Videos of Faculty

"Human Biology At Forty" is the documentary that played at the 40th Reunion in 2011. It includes interviews with all the living founders of the program, and many who were involved during the early years, in addition to many of the directors and faculty that have made Humbio famous over the years.

As our last installment in this series, we ask "what was your most embarrassing moment?" Don Kennedy, Paul Ehrlich, Shirley Feldman, Russ Fernald, Bill Durham, Sandy Dornbusch, Carol Boggs, Herant Katchadourian, and Tibby Simon recall with laughter that moment...

Carol Boggs, Bing Director of the Program in Human Biology Emerita, taught in the program for 25 years. In this interview she talks about how the program has grown and what challenges we face. In particular she admires how the program gives students the freedom to explore their own interests and develop as individuals, yet gives "them an integrated perspective on the world." No matter how they pursue their careers, alum will have "a way of looking at the world's problems not just from a disciplinary viewpoint, but from an overarching holistic viewpoint."

Bob Siegel has advised students and taught courses in Humbio for decades. In the 80s his course on "The Impact of AIDS" was one of the first to address the epidemic, and today "Humans and Viruses" covers everything from the eradication of smallpox to current policies on emerging disease. In this interview he talks about his students' careers and takes a long view of the program, which he says has not changed so much in the 40 years since he took Pittendrigh's hugely-popular course on "Man and Nature."

Richard Klein has taught in the Humbio Core each Fall for over a decade. In his lectures Klein introduces sophomores to our hominid ancestors, and teaches them how derived traits are used as evidence for the branches in our evolutionary tree. In this interview he focuses on our migration out of Africa to all of Eurasia. Something changed around 50K years ago and Cro-magnons, similar to modern humans, began to replace Neandertals in Europe. The Neandertal genome suggests that we may have interbred with them, but Klein has his doubts. He points out that the only strong archaeological evidence for cohabitation is in the Paris River Valley at one Châtelperronian site from around 30K years ago.

Audrey Bernfield was hired as the Director of Advising and Career Counseling in 1976. Her career workshops should not be confused with the original workshops, which later evolved into the Internship program when Lorraine Morgan coordinated the program in the late 70s. In this interview Bernfield remembers the students she counseled to find or invent the job they wanted before compromising their dreams.

Don Barr has been teaching courses on Health Policy for Human Biology since the 90s and he has also taken an active role advising Humbio students who self-identify as pre-med. In this interview he talks about students who say to him "I used to be pre-med, but..." and he reflects upon the history of medical school requirements. His recent book on this topic is called Questioning the Premedical Paradigm.

Arthur Wolf is the David and Lucile Packard Foundation Professor in Human Biology, and has been lecturing in the Core since the early 1970s. In this interview Professor Wolf discusses the mythology of the program's foundation and how the B-side and A-side division evolved in the early years. Many of the problems facing human beings are social, he points out, and may also require social solutions.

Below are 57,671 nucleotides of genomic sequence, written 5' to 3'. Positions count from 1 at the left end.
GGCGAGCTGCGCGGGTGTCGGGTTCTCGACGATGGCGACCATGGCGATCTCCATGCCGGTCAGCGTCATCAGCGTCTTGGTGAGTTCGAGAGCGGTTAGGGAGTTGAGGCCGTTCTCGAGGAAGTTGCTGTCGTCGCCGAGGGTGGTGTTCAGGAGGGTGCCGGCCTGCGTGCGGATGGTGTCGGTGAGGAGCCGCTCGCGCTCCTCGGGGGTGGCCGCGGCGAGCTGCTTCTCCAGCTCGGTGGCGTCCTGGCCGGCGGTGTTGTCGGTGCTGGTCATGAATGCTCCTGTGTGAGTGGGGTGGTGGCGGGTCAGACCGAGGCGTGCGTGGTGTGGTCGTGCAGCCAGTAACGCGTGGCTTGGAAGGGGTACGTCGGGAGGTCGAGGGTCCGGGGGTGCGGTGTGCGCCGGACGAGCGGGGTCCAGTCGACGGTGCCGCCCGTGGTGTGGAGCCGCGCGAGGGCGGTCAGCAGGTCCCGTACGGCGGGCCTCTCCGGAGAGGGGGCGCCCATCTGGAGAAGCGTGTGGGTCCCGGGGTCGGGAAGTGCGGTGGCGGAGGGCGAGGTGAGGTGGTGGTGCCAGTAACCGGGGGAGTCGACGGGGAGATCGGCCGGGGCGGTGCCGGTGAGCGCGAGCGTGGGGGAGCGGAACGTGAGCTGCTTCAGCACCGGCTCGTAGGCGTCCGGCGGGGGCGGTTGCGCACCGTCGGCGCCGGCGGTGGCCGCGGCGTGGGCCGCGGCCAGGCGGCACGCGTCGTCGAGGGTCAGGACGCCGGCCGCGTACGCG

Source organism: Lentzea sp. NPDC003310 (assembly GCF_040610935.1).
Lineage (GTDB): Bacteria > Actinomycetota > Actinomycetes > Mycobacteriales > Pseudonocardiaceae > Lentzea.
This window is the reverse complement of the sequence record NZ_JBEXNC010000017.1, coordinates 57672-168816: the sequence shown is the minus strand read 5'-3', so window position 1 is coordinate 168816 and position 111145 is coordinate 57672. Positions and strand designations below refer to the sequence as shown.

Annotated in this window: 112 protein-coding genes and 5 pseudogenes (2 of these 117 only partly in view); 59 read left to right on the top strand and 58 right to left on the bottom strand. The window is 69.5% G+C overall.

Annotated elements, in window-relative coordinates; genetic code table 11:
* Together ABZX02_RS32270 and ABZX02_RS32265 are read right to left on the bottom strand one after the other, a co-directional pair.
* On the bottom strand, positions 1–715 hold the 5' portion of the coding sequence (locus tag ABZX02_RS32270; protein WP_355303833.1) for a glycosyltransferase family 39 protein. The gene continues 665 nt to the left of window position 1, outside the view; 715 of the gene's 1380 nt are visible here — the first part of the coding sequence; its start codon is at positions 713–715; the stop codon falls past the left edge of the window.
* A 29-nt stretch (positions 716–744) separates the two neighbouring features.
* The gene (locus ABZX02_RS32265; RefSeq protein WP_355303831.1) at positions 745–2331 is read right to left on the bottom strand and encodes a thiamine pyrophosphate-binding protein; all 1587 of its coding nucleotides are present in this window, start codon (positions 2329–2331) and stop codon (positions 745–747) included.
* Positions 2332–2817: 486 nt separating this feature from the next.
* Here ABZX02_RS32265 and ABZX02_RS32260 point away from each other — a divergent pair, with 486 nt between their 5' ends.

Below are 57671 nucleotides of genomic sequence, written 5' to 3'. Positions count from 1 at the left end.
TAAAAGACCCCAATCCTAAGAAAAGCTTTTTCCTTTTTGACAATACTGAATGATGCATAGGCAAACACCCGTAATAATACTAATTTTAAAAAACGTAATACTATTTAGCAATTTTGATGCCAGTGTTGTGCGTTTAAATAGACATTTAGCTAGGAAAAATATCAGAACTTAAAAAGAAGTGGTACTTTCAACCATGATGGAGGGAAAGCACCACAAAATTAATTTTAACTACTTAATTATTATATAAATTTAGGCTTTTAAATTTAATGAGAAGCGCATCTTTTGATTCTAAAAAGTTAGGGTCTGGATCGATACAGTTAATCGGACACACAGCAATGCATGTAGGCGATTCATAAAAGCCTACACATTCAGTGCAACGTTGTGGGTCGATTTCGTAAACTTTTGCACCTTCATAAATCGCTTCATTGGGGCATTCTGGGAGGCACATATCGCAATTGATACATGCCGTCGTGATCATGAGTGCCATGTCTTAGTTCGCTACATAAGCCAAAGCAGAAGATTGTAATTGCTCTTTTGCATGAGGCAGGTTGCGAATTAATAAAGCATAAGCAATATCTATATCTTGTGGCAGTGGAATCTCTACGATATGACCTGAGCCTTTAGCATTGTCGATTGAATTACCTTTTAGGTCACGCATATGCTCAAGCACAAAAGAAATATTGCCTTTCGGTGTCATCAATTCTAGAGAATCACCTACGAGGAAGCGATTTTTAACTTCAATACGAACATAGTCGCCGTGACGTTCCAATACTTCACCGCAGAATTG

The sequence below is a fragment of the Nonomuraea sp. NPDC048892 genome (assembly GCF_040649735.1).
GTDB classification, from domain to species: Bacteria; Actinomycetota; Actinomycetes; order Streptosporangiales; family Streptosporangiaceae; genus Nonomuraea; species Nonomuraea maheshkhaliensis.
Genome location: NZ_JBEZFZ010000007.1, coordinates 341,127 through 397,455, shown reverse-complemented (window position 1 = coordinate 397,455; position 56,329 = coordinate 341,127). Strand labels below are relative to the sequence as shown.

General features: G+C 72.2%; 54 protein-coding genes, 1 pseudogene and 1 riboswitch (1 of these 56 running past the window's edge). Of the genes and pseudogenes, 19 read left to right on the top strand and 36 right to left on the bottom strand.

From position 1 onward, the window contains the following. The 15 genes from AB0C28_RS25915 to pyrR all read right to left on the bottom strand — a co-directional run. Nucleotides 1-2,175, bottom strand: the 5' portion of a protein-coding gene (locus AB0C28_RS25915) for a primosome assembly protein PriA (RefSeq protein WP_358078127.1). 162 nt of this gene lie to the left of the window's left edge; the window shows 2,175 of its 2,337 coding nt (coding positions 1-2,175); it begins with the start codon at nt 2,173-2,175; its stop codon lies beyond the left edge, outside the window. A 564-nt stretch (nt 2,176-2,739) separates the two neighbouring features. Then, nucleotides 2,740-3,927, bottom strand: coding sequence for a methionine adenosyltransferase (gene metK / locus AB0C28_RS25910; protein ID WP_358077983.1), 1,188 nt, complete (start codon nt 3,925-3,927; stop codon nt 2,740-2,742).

Al Hastorf has died after a short battle with cancer and other complications.  He was the Benjamin Scott Crocker Professor Emeritus in Human Biology, one of the original founders of HumBio, former chair of psychology, dean of H&S and provost of Stanford. He was also a widely admired lecturer in the Core, where he wove storytelling together with concise summaries of experimental method, complex concepts in psychology with wit and humor. In this lecture from 1988 on Conformity he does it all.

Note that (below) you can also view his interview for the Humbio 40th Reunion Documentary.

Apologies for the audio of this microdoc, but this interview was not conducted in person but over Skype. Click here for a transcript. David Hamburg was the Chair of Psychiatry at the time he helped to found The Program in Human Biology. In the late 60s, together with Joshua Lederberg, who was the Chair of Genetics, he had taught a course called "Man as Organism" which attempted to look at the human being as a whole. Although they introduced undergraduates to the new genetic findings of the time, a human being is "not a bag of molecules" and they connected the biomolecular, circulatory and other systems at each scale of the organism including the behavioral and social levels of organization. This was pioneering in that it filled a gap between the medical school, which did not typically teach undergraduates, and biology, which did not typically teach the biology of humans. The student interest in this early class was one of the inspirations to create the humbio major. Even after David Hamburg left Stanford, when he was President of the Carnegie Corporation he continued to remain involved with the program, supporting the Middle School Curriculum project among others.